3. Begin typing.

Nisus Writer Express enables you to set the language in four different locations as explained above. If you have set your Languages preferences in Nisus Writer Express so that switching the language also changes the keyboard, you will see a changed icon on the right side of the Menu Bar. This icon has nothing to do with causing a change of the language in Nisus Writer Express. This changes the “Input Source” or “Input Method” only (there may be more than one input method for any particular language as illustrated in Figure 40).

Multiple Input Methods for Greek.png

Figure 40
The Input Menu showing two input methods (keyboards) for the current language in Nisus Writer Express

Enter right to left text

Once you have set your Nisus Writer Express Languages preferences appropriately (as explained in “Set up language support” on page 36), typing in right to left (or “Bidirectional”) languages (such as Arabic, Hebrew, Ladino, Pashtun, Persian, Urdu, or Yiddish) is the same as in any other language.

However, in order to get you started quickly the following information deals with matters explained in more detail later in the documentation.

1. Choose the language you want to type in from the Language palette (or the Language button on the Toolbar at the top of the window, or the menu Format > Language, or from the Language tag at the bottom of the document window).

If this is a new document that has no text in it, a dialog appears asking if you want the document to be primarily right to left.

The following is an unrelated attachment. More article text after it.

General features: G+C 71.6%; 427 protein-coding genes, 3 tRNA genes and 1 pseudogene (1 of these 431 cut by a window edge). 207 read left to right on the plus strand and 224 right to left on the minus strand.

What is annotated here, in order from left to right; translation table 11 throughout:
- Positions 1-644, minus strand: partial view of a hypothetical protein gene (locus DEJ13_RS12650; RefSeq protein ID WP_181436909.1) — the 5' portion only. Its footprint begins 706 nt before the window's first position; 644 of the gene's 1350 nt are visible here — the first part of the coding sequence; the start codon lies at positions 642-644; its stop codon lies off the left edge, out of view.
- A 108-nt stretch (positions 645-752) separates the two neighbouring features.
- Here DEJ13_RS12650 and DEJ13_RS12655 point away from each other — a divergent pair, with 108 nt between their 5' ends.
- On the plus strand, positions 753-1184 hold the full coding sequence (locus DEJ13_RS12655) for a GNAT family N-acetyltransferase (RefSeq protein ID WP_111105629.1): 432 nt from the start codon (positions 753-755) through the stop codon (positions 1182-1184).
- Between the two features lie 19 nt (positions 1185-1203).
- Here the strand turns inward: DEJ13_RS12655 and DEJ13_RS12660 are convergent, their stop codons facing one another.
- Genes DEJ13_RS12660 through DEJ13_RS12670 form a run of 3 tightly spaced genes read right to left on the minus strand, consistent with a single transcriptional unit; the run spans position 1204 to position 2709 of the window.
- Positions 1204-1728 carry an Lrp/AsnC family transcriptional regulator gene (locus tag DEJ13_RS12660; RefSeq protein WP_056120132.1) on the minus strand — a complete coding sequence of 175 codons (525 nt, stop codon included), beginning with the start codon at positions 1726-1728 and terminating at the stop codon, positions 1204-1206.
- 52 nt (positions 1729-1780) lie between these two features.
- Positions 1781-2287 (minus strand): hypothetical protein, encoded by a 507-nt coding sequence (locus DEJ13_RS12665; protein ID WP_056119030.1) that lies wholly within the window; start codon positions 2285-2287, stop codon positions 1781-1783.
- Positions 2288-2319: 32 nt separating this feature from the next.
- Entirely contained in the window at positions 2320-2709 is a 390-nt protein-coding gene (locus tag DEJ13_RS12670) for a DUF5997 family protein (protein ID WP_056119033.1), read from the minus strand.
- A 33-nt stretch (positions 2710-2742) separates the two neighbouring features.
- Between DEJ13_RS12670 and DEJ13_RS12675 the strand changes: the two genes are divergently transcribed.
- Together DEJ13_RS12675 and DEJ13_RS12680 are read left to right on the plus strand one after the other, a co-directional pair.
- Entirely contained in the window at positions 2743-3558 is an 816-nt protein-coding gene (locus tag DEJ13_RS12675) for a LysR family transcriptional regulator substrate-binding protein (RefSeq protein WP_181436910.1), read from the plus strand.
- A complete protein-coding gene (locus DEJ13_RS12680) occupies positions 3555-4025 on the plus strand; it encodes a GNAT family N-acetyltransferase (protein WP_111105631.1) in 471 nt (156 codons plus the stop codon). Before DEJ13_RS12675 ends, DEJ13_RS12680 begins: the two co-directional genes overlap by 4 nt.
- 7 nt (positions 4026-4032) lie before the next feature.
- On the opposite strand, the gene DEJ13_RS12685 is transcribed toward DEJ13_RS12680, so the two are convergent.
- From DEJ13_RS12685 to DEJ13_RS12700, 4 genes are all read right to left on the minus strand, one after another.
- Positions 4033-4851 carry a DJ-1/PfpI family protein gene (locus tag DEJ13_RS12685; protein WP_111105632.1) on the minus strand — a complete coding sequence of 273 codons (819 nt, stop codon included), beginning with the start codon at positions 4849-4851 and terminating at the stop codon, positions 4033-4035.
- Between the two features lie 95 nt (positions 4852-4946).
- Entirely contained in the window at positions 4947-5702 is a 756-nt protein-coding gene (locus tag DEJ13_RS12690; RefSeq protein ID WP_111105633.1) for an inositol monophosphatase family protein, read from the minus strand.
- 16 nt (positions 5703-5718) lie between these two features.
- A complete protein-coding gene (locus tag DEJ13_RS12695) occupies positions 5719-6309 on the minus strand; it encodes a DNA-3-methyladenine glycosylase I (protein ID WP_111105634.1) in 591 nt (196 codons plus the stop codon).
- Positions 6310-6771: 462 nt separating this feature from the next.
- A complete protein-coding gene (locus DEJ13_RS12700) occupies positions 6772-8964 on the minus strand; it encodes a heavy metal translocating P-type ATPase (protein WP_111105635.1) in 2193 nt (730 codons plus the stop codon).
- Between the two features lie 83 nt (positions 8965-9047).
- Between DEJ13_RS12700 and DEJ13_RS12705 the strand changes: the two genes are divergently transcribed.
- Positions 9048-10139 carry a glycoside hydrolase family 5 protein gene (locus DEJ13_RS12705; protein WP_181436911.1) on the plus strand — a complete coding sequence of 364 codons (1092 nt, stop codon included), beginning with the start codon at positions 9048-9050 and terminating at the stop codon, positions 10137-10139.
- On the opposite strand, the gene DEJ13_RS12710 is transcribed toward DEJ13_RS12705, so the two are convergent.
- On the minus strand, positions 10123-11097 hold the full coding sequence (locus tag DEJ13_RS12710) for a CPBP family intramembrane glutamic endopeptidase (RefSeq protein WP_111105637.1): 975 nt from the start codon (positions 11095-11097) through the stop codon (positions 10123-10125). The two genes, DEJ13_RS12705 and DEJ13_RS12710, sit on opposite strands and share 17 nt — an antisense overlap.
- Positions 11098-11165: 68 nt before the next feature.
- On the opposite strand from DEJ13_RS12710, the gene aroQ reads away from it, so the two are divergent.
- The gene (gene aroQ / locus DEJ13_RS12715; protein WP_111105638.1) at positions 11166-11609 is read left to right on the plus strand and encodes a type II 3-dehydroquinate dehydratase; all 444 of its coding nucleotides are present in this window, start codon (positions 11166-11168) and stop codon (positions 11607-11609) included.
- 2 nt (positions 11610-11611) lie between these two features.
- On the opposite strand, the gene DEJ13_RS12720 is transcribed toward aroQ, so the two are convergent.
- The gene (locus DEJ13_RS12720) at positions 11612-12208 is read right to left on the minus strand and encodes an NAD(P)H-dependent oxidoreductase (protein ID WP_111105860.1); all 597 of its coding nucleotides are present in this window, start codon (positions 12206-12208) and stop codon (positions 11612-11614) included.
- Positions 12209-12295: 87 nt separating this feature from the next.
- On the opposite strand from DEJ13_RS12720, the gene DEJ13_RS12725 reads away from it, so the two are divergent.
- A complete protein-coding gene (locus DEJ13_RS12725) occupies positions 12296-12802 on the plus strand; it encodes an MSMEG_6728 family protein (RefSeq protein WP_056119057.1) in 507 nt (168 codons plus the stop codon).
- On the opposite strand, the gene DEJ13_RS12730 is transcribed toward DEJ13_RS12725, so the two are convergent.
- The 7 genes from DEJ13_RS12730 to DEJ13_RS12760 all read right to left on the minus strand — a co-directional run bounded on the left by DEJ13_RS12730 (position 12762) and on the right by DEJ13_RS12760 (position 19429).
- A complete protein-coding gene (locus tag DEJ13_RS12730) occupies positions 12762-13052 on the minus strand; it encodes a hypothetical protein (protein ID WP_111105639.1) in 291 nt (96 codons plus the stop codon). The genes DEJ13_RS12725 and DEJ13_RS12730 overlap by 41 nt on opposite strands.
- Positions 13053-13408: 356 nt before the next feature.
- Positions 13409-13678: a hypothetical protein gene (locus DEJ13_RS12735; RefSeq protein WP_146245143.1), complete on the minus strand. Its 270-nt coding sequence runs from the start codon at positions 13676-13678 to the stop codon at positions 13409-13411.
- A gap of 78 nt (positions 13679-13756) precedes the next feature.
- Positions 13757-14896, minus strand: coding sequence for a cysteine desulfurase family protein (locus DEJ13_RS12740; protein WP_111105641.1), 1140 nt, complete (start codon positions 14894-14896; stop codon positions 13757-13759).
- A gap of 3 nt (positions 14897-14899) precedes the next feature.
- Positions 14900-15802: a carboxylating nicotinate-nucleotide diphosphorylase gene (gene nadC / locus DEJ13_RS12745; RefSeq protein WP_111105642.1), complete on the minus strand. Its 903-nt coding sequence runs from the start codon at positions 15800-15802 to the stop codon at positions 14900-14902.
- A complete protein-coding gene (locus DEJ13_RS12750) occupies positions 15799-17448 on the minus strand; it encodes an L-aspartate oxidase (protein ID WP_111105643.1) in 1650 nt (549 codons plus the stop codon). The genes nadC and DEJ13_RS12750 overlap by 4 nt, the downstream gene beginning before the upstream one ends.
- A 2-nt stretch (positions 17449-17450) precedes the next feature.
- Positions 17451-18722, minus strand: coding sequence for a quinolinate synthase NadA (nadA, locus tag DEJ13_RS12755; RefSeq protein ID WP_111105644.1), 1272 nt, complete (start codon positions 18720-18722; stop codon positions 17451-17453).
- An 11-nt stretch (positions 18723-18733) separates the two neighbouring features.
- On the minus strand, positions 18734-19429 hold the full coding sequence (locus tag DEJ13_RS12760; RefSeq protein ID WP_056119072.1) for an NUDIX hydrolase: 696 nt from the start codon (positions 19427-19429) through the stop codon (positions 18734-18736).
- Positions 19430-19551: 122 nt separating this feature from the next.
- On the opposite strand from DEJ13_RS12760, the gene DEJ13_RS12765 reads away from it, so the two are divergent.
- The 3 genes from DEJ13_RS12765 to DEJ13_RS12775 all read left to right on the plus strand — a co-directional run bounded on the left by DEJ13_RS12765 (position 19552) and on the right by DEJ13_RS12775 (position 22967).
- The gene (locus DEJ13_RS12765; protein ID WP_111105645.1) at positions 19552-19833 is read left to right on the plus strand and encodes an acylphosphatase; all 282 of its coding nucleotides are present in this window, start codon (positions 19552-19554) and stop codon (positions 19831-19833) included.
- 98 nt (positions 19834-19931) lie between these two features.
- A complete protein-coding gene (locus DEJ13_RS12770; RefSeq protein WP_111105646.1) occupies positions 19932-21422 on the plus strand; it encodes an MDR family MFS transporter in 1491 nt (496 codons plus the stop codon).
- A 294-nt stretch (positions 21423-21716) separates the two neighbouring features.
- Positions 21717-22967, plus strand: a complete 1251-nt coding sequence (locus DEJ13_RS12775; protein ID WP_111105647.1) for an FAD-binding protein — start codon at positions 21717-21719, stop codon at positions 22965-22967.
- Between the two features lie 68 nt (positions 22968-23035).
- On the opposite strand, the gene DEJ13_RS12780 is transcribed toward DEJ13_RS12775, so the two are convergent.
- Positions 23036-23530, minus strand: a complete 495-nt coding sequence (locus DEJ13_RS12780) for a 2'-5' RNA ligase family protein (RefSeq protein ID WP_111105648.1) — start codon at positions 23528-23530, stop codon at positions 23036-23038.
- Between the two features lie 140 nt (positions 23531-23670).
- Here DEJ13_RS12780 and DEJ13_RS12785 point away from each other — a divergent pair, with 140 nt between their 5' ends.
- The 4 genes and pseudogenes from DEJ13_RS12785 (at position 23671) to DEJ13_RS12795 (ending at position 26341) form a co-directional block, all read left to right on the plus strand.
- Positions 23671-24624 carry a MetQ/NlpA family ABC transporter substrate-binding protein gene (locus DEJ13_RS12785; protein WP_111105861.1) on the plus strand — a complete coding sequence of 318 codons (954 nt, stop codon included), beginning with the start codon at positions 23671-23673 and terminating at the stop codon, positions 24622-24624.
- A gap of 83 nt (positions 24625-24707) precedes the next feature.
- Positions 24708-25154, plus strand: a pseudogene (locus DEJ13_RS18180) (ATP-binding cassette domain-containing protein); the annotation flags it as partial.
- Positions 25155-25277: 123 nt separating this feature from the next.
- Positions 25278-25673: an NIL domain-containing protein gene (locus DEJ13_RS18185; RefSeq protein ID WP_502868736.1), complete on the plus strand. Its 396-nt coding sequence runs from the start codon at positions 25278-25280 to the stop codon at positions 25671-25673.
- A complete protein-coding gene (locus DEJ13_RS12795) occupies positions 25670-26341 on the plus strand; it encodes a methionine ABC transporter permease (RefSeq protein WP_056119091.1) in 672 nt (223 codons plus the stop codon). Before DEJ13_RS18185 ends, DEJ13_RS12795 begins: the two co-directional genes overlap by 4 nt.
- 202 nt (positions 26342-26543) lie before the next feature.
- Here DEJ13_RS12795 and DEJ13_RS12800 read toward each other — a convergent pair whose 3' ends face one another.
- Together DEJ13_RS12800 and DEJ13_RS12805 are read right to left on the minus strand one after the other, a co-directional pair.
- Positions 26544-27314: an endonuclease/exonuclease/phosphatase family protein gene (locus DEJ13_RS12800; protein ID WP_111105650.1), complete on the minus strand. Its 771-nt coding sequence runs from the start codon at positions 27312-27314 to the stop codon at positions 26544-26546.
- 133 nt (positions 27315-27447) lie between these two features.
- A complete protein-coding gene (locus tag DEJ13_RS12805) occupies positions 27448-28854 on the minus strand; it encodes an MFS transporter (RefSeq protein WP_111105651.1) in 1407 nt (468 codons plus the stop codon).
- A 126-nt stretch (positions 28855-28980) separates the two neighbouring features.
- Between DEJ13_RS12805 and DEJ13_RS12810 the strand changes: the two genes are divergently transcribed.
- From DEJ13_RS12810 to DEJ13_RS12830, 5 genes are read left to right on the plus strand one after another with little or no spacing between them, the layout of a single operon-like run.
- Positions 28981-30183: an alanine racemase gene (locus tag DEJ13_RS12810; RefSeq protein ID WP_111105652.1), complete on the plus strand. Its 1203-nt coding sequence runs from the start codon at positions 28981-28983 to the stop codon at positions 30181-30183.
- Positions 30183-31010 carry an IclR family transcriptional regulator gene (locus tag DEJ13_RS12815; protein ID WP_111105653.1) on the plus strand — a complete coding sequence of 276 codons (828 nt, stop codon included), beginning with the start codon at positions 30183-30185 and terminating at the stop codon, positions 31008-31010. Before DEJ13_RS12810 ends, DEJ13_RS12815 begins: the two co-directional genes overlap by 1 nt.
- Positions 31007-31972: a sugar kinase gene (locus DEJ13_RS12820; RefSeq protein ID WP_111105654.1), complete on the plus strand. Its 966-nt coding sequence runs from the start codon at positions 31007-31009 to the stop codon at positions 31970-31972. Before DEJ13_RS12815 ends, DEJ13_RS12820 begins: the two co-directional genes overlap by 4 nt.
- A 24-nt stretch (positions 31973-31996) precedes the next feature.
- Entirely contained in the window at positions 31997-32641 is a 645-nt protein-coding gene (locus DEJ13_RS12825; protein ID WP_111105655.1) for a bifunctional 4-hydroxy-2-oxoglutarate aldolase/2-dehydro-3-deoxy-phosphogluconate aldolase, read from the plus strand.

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Figure 41
The change
direction of document dialog

2. Choose the option you want. In either case, Nisus Writer Express will switch the display of the ruler as well as the indent and outdent buttons on the Toolbar.

The Indent and Outdent buttons, illustrated in Figure 42, are available if you customize your Toolbar, as explained in the section “Make the Toolbar Your Own” on page 391.

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Figure 42
The Outdent and Indent buttons available when customizing the Toolbar.

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Figure 43
The
right to left ruler and Indent/Outdent buttons

3. Type your text.

Mix right to left and left to right text

If your insertion point is inside a left to right paragraph (of a left to right document) and you want to write something in a right to left language, all you need do is choose the language you want to write in from the Language palette (or the Language button on the Toolbar at the top of the window, or the menu Format > Language, or from the Language tag at the bottom of the document window). Nisus Writer Express keeps the direction of the paragraph but switches the keyboard and the font based on your preferences.

If you have text that includes “part numbers” or addresses or other strings of numerals, or similar mixtures of right to left and left to right characters, you can assure the correct flow of the text by choosing the menu command: Insert > Directionality Marker > Reverse Direction Marker. Insert the character as soon as you need to switch the directionality, or the direction will not switch. These characters do not display, nor do they have any other semantic effect.

Be sure to turn on Show Invisibles (near the bottom of the View menu, as explained on page 369). This will enable you to confirm that the directionality markers have been inserted. You can see what they look like in Table 29 on page 371.

Have an exclamation point appear correctly in a left to right string of right to left text